Economic Botany

, Volume 67, Issue 2, pp 87–97 | Cite as

An Unusual Xylotheque with Plant Illustrations from Early Meiji Japan

  • Toshiyuki Nagata
  • Ashley DuValEmail author
  • Hans Walter Lack
  • George Loudon
  • Mark Nesbitt
  • Michaela Schmull
  • Peter R. Crane


An Unusual Xylotheque with Plant Illustrations from Early Meiji Japan. Two unusual wood collections, reported previously in the collections of the Botanical Museum at Berlin-Dahlem and the Royal Botanic Gardens, Kew, take the form of framed plant illustrations painted on boards made from the wood of the species illustrated. We present new finds of very similar wood collections in the Economic Botany Collection of the Harvard University Herbaria, a private collection in the U.K. (Loudon collection), and at the Koishikawa Botanical Garden of the University of Tokyo. A stamp on the reverse of the boards links all five collections to Chikusai Kato, an artist working at Tokyo University (now the University of Tokyo) in early Meiji Japan, under the direction of the preeminent nineteenth century Japanese botanist Keisuke Ito. New evidence from contemporary historical accounts indicates that more than 100 boards were ordered in June 1878 by Hiroyuki Katō, the first president of Tokyo University, most likely to support the early teaching of Western-influenced botanical science in Japan. However, while the boards had clear value for teaching, especially about useful plants, their unusual fusion of Western and Japanese influences also made them desirable craft objects that were collected and given as gifts during the early Meiji era.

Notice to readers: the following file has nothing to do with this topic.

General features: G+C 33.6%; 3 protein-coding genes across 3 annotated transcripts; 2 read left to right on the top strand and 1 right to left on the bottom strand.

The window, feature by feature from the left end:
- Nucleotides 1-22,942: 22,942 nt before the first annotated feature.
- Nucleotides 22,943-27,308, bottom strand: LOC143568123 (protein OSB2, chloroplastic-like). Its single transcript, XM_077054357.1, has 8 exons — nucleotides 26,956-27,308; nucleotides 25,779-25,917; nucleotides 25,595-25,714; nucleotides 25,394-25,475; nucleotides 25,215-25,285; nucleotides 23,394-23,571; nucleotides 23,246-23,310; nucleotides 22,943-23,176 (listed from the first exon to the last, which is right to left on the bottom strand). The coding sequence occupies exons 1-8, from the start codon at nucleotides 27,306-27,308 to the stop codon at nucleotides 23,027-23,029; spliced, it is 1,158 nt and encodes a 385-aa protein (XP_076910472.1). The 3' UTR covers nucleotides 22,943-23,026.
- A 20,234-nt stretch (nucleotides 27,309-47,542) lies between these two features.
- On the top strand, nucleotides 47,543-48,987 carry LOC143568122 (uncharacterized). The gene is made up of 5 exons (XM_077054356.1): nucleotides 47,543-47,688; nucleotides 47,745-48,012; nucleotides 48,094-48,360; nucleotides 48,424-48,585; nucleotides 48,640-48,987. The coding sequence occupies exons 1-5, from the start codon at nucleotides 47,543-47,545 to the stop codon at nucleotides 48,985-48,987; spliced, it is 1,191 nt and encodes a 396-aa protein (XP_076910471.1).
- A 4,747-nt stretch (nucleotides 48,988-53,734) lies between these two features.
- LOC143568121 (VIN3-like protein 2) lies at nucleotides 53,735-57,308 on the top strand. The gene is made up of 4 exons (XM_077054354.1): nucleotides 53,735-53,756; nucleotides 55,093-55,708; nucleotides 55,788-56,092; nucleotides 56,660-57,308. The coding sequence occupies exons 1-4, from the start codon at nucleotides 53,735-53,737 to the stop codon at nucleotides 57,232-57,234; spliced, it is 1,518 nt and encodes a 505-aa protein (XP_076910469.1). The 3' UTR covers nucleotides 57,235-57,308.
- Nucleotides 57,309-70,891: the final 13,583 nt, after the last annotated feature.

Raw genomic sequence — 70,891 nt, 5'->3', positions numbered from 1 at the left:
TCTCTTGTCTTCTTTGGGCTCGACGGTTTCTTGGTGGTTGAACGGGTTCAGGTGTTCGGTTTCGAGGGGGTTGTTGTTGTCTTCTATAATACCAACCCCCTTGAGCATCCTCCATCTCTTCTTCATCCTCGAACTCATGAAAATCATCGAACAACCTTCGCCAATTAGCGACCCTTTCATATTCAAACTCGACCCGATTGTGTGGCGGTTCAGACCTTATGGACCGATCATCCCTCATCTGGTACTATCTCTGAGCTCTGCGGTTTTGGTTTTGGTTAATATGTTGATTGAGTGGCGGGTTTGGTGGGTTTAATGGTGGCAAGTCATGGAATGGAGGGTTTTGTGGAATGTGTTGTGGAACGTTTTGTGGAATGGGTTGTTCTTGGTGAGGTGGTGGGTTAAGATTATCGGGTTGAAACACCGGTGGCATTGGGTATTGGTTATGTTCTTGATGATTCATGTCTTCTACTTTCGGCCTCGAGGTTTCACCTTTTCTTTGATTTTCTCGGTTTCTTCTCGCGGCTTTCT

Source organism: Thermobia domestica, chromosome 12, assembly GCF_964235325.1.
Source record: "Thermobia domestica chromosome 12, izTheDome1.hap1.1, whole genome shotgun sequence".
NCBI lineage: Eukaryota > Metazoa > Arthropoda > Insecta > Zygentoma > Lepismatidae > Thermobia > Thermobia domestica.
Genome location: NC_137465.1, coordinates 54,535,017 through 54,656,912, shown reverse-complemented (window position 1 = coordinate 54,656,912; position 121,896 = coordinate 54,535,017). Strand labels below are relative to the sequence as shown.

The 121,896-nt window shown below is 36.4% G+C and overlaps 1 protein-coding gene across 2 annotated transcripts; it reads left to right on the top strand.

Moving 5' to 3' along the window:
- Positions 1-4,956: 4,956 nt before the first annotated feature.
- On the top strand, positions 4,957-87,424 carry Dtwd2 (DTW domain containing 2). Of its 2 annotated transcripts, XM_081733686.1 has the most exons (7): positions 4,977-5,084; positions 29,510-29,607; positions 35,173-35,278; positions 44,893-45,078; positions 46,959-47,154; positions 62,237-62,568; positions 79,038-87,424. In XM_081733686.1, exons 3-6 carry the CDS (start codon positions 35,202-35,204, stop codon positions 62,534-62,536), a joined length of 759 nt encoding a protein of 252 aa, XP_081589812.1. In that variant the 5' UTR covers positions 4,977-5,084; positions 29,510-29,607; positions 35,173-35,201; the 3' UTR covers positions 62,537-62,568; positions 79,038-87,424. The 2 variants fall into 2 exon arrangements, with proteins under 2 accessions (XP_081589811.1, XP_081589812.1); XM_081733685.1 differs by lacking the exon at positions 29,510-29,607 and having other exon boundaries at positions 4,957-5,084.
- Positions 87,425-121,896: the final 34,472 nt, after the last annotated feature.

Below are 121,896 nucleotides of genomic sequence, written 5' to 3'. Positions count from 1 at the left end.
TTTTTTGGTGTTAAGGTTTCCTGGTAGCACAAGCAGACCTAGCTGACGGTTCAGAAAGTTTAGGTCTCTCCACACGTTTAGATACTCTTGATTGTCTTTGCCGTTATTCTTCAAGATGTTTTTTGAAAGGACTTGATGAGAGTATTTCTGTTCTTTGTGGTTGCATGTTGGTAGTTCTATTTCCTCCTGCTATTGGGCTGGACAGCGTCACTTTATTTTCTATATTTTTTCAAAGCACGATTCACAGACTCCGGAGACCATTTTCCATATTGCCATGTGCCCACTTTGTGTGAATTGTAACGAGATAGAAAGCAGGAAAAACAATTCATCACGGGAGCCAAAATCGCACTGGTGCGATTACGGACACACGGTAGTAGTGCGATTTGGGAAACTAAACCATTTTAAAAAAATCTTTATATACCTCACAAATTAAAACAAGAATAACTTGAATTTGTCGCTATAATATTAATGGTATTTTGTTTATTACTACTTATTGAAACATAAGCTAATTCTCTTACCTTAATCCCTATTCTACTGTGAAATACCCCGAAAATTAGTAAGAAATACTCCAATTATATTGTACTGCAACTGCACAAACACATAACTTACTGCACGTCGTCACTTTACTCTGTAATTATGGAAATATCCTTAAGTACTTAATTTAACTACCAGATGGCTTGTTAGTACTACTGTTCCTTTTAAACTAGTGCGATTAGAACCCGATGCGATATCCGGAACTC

Key Words

Botanical illustration education Chikusai Kato Keisuke Ito Meiji Japan wood collections University of Tokyo 





We thank Judith Warnement and Lisa DeCesare for their assistance with the Harvard collections, and Kathrin Grotz and Sarah Bollendorff for kindly facilitating access to and photography of the collections in the Botanical Museum Berlin-Dahlem. We also thank Mio Kitayama for help with Japanese translations, and we are deeply indebted to Professor Jin Murata, Director of the Koishikawa Botanical Garden, for access to the Koishikawa collection and for permission to publish an image of the Chikusai Kato illustration of Ginkgo biloba. We thank Dr. Tetsuo Ohi-Toma for providing the images of the Koishikawa boards. This paper benefited enormously from constructive comments by two anonymous reviewers.

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Copyright information

© The New York Botanical Garden 2013

Authors and Affiliations

  • Toshiyuki Nagata
    • 1
  • Ashley DuVal
    • 2
    Email author
  • Hans Walter Lack
    • 3
  • George Loudon
    • 4
  • Mark Nesbitt
    • 5
  • Michaela Schmull
    • 6
  • Peter R. Crane
    • 2
  1. 1.Faculty of Bioscience and Applied ChemistryHosei UniversityTokyoJapan
  2. 2.School of Forestry and Environmental StudiesYale UniversityNew HavenUSA
  3. 3.Botanic Garden and Botanical Museum Berlin-DahlemFreie Universität BerlinBerlinGermany
  4. 4.LondonUK
  5. 5.Economic Botany CollectionRoyal Botanic Gardens, KewRichmondUK
  6. 6.Harvard University HerbariaCambridgeUSA

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